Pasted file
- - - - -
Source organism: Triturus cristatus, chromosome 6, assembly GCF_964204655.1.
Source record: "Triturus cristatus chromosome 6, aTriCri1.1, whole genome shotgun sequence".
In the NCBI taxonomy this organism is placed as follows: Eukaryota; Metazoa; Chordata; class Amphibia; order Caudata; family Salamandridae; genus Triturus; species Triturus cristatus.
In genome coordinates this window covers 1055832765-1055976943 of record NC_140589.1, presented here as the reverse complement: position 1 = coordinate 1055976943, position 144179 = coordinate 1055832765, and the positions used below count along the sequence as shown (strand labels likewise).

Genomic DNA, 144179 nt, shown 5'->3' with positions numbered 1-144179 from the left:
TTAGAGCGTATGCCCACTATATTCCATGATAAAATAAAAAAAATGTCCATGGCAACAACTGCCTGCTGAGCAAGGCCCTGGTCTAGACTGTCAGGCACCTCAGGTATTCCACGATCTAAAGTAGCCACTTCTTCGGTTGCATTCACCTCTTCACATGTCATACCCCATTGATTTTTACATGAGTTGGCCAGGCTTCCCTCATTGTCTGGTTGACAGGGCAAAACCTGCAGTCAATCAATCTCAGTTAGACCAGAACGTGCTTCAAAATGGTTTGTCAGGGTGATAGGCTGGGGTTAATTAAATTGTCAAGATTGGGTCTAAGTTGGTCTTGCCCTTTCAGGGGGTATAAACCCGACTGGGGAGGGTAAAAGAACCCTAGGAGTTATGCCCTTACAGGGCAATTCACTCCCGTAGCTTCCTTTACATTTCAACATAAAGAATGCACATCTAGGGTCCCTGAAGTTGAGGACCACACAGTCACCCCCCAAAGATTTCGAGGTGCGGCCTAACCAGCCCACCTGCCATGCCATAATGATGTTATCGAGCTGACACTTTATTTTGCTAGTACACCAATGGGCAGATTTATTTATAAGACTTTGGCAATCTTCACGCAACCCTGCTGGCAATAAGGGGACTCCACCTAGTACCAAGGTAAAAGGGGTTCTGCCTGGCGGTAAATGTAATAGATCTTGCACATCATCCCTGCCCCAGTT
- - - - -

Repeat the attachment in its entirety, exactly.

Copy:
Source organism: Triturus cristatus, chromosome 6, assembly GCF_964204655.1.
Source record: "Triturus cristatus chromosome 6, aTriCri1.1, whole genome shotgun sequence".
In the NCBI taxonomy this organism is placed as follows: Eukaryota; Metazoa; Chordata; class Amphibia; order Caudata; family Salamandridae; genus Triturus; species Triturus cristatus.
In genome coordinates this window covers 1055832765-1055976943 of record NC_140589.1, presented here as the reverse complement: position 1 = coordinate 1055976943, position 144179 = coordinate 1055832765, and the positions used below count along the sequence as shown (strand labels likewise).

Genomic DNA, 144179 nt, shown 5'->3' with positions numbered 1-144179 from the left:
TTAGAGCGTATGCCCACTATATTCCATGATAAAATAAAAAAAATGTCCATGGCAACAACTGCCTGCTGAGCAAGGCCCTGGTCTAGACTGTCAGGCACCTCAGGTATTCCACGATCTAAAGTAGCCACTTCTTCGGTTGCATTCACCTCTTCACATGTCATACCCCATTGATTTTTACATGAGTTGGCCAGGCTTCCCTCATTGTCTGGTTGACAGGGCAAAACCTGCAGTCAATCAATCTCAGTTAGACCAGAACGTGCTTCAAAATGGTTTGTCAGGGTGATAGGCTGGGGTTAATTAAATTGTCAAGATTGGGTCTAAGTTGGTCTTGCCCTTTCAGGGGGTATAAACCCGACTGGGGAGGGTAAAAGAACCCTAGGAGTTATGCCCTTACAGGGCAATTCACTCCCGTAGCTTCCTTTACATTTCAACATAAAGAATGCACATCTAGGGTCCCTGAAGTTGAGGACCACACAGTCACCCCCCAAAGATTTCGAGGTGCGGCCTAACCAGCCCACCTGCCATGCCATAATGATGTTATCGAGCTGACACTTTATTTTGCTAGTACACCAATGGGCAGATTTATTTATAAGACTTTGGCAATCTTCACGCAACCCTGCTGGCAATAAGGGGACTCCACCTAGTACCAAGGTAAAAGGGGTTCTGCCTGGCGGTAAATGTAATAGATCTTGCACATCATCCCTGCCCCAGTT